We all have experienced it; those moments in life where you felt nothing was going right. You could not catch a break and it seemed as if everyone was against you. And then suddenly the horizon looked brighter and you found yourself entertaining company that was not there when you were down and out. You stepped back, analyzed the situation and realized these people around you had a disease that Biz Markie told you about twenty years ago: THE VAPORS!
- Pickin’ Boogers
- Albee Square Mall
- Biz Is Goin’ Off
- Return Of The Biz Dance
- Make The Music With Your Mouth Biz
- Biz Dance Part 1
- Nobody Beats The Biz
- This Is Something For The Radio
- Cool V’s Tribute To Scratching
Markie’s clever approach to everyday situations made his debut album Goin’ Off, one of the most promising of 88’. With Big Daddy Kane playing a vital role by providing the sharp wordplay to Marley Marl incorporating his inventive production, this debut was (and still is) a must have for all heads.
One of the most solid tracks on the album was the classic, “Make The Music With Your Mouth Biz.” From the time the beat dropped to the incomparable piano rift, the track held the attention of those who listened. Biz created sounds that were so magnificent, many questioned if they were real. Witnessing mind-blowing beat boxing was nothing new but Markie took it to another plateau with his ability to capture sounds that coincided with the lyrical imagery of his tracks.
Although most of us do not talk about what lives within our nostrils, Biz gave a humorous account of uncomfortable positions in “Pickin Boogers.” The track was amusing yet vile enough to bang through our speakers. And “Nobody Beats the Biz,” was five of the greatest minutes captured on wax. TJ Swan and Biz played off one another by understanding how to approach a beat that could have clearly stood alone. The track blended perfectly with Biz’s skillful manipulation of words and his verbal musicianship that still can’t be touched.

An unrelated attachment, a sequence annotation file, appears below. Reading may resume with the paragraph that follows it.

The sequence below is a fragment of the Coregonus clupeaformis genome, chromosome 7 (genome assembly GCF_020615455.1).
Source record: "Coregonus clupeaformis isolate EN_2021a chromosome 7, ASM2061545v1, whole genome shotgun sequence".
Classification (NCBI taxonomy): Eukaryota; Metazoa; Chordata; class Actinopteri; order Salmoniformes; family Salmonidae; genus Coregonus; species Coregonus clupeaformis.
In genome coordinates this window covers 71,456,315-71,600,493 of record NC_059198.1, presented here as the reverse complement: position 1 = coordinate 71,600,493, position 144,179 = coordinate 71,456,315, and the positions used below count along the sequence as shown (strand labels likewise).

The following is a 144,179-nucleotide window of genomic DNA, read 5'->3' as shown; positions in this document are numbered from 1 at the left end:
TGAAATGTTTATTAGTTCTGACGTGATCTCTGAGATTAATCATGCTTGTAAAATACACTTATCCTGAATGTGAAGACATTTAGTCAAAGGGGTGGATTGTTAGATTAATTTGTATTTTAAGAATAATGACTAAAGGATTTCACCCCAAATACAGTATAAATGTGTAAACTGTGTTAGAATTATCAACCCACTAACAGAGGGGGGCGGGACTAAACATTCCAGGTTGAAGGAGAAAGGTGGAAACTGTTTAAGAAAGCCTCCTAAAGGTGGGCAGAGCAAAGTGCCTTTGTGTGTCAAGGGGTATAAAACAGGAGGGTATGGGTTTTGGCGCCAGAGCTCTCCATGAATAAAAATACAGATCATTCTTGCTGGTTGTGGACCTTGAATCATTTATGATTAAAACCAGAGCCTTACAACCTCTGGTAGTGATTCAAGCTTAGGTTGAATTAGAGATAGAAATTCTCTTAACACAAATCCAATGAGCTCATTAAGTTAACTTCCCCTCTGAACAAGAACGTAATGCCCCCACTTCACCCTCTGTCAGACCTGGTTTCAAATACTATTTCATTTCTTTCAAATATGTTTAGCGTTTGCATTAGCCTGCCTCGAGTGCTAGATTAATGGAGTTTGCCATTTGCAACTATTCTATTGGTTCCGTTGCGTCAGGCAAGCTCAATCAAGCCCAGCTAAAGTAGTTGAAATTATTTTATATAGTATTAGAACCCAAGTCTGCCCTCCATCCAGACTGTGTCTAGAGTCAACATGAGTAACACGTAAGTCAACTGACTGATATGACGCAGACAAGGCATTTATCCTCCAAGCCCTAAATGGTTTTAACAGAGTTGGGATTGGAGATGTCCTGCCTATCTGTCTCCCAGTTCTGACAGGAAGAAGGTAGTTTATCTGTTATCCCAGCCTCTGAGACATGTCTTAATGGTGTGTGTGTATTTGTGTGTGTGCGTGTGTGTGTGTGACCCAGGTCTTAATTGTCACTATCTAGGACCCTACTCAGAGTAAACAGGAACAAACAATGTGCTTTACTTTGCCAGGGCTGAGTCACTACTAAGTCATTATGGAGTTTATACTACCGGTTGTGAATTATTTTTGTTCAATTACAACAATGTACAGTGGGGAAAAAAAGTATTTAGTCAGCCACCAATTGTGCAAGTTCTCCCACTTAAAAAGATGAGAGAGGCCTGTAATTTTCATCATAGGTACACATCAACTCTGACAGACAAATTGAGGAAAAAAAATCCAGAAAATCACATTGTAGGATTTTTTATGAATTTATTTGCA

The most recognizable song on the album “Vapors,” was another testament to Markie’s knack for telling great stories with humor and wit. Biz gave an honest portrayal of jive pretenders while he ushered a new word into the Hip Hop dictionary. As soon as we heard the drums slide in and the captivating horn in the backdrop that performed like Jordan on the court, we knew Biz was one of the most promising from the Juice Crew.
Although the album was solid, some tracks fell short like “Albee Square Mall” and “Return of the Biz Dance.” These songs came off as dull tales that failed to resonate with Hip Hop purists and did not stand a chance against the other tracks that filled the album.
The unparalleled beat boxing, astounding layers of break beats and intoxicating lyrics have made Goin Off a muse for future artists. Everyone from Special Ed to Mary J. Blige incorporated portions of this landmark debut to their own creative works after its release, allowing some of the more influential tracks to maintain their visibility. Also, the depth of the album production wise has transcended decades and has revealed why Marley Marl is so legendary.
Biz Markie had a solid team and comedic charm to compile creative works that were light-hearted classics without losing any of his imagination that made him the “Clown Prince of Hip Hop.” Goin Off gave us fun, imaginative tales that encapsulated simpler times that seem to be nothing more than a thing of the past.